We don’t live in these blue zones, but perhaps we can create our own. Our gym can be an oasis of activity, meaning in finding health, slowing down, eating well, healthy social relationships and more.
The aging process and adding health are not the mystery they once were. Exercise adds to body and brain health. Let’s take advantage of every program the gym offers us! For more information, check out www.bluezones.com
(ARA) – The chillier days bring more than cool air, colorful foliage and long sleeves. They also mark the beginning of cold and flu season.
The common cold leads to 75 million to 100 million physician visits annually, reports The American Journal of Medicine. Five to 20 percent of Americans are infected with the flu virus each year and about 200,000 are hospitalized due to complications from the flu, according to the Centers for Disease Control and Prevention (CDC). Even more disconcerting: more than 3,000 Americans die from flu-related causes each year.
It’s important to make sure a cold or the flu doesn’t inhibit day-to-day activities by using good hygiene habits. “Maintaining your health and the health of your family can be difficult when we find ourselves in crowded office buildings or schools each day,” says Dr. Allison Aiello, associate professor of epidemiology at the University of Michigan School of Public Health and member of the Tork Green Hygiene Council. “However, by implementing simple hygiene practices, one can reduce the risk of catching a cold or the flu during this season.”
To help stay healthy during cold and flu season, Aiello offers five steps:
Wash your hands The CDC says keeping hands clean through improved hand hygiene is one of the most important steps you can take to avoid getting sick and spreading germs to others. Be sure to wash your hands after sneezing, coughing and using the restroom. Washing hands after arriving to work, school and home also helps prevent the spread of germs to colleagues, friends and loved ones. Remember, proper handwashing should take as long as 20 seconds and include warm water and soap. Alcohol-based hand sanitizer gel or lotion is a great way to prevent sickness when soap and water aren’t readily available.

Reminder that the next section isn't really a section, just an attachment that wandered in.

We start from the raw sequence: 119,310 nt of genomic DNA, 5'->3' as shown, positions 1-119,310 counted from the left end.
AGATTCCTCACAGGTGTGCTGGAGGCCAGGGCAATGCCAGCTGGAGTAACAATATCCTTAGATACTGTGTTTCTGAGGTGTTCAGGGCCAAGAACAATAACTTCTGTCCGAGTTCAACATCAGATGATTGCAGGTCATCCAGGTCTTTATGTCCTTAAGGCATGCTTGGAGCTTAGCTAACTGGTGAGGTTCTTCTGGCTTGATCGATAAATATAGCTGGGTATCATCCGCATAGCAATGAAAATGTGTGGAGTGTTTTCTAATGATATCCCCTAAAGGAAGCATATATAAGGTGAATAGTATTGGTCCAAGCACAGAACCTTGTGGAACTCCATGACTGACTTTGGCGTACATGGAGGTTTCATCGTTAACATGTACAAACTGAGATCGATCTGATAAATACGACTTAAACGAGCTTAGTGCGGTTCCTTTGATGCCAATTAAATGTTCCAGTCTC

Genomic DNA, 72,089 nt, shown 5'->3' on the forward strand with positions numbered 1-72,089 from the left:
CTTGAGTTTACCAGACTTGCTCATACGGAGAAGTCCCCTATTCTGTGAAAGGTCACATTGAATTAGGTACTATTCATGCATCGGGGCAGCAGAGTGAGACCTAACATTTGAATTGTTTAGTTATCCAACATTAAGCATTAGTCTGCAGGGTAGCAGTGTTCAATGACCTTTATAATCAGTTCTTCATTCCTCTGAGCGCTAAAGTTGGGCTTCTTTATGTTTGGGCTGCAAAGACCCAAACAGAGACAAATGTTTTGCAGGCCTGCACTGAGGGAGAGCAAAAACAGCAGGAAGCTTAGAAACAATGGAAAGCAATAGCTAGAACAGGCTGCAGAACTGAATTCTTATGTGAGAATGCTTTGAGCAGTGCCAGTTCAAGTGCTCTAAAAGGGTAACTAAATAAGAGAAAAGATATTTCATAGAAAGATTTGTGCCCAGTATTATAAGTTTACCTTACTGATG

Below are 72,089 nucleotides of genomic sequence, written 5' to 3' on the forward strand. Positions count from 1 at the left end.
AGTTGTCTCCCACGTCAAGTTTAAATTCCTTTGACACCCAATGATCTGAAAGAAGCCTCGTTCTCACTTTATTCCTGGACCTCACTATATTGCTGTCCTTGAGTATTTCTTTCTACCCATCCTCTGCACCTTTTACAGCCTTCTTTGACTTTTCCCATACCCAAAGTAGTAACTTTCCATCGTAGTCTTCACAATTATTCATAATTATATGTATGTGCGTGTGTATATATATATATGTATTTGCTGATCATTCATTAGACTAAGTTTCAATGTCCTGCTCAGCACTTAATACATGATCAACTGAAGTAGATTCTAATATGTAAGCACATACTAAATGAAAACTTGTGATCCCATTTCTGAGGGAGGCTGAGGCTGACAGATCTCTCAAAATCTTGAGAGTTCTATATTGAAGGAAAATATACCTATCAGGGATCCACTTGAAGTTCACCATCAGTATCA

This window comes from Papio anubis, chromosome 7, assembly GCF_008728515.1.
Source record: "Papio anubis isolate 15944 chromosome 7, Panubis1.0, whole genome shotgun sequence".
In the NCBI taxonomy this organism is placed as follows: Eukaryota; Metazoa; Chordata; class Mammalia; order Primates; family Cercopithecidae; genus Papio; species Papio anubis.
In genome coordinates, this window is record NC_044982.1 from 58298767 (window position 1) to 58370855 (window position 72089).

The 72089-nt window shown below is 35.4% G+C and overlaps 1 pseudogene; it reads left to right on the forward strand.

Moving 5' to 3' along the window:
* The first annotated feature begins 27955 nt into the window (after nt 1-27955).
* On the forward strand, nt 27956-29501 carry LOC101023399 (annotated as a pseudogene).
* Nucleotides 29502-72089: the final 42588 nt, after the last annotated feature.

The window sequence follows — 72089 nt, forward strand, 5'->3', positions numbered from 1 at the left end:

Sanitize, sanitize, sanitize The common cold and the flu can be spread by hands. This means that you can transfer these illnesses not only to others, but to surfaces as well. People touch 300 different surfaces every 30 minutes. Some viruses and bacteria can live up to eight hours or longer on items like doorknobs, phones and tables. You can prevent the spread and impact of germs by wiping down surfaces with a disinfectant wipe each day.
Get vaccinated Flu outbreaks can happen as early as October or as late as May. The CDC recommends getting vaccinated as early as September or as soon as the most updated vaccine becomes available. The seasonal flu vaccine protects against three influenza viruses that research indicates will be most common during the upcoming season. It takes about two weeks after vaccination for an adult to develop antibodies against the flu which will support you through the flu season.
Cover your mouth Cold and flu germs can spread from person to person by coughing and sneezing. Covering your mouth when coughing and sneezing is a necessary deterrent against the spread of germs. While most people believe coughing or sneezing into a hand is sanitary, few realize that germs are spread quickly this way. Instead cough or sneeze into one arm, firmly pressing your nose or mouth against your sleeve to stop germs from escaping.
Stay home Recent reports state nearly 22 million school days are lost each year due to the common cold and 75 million work days are expected to be missed during flu season. When you are sick, take a sick day and allow your child to stay home if he or she is not feeling well. After a person is infected with the flu, symptoms usually appear within two to four days and are considered contagious for an additional three or more days after symptoms appear. Anyone in close proximity to a cold or flu infection may become infected because these infections can also be spread directly by aerosols. Staying home when sick will not only help avoid spreading illness to others, but allow time for you or your child to recuperate and recover.
For more information on the importance of hygiene and hygiene tips from Allison Aiello and the Tork Green Hygiene Council, visit www.torkgreenhygienecouncil.com.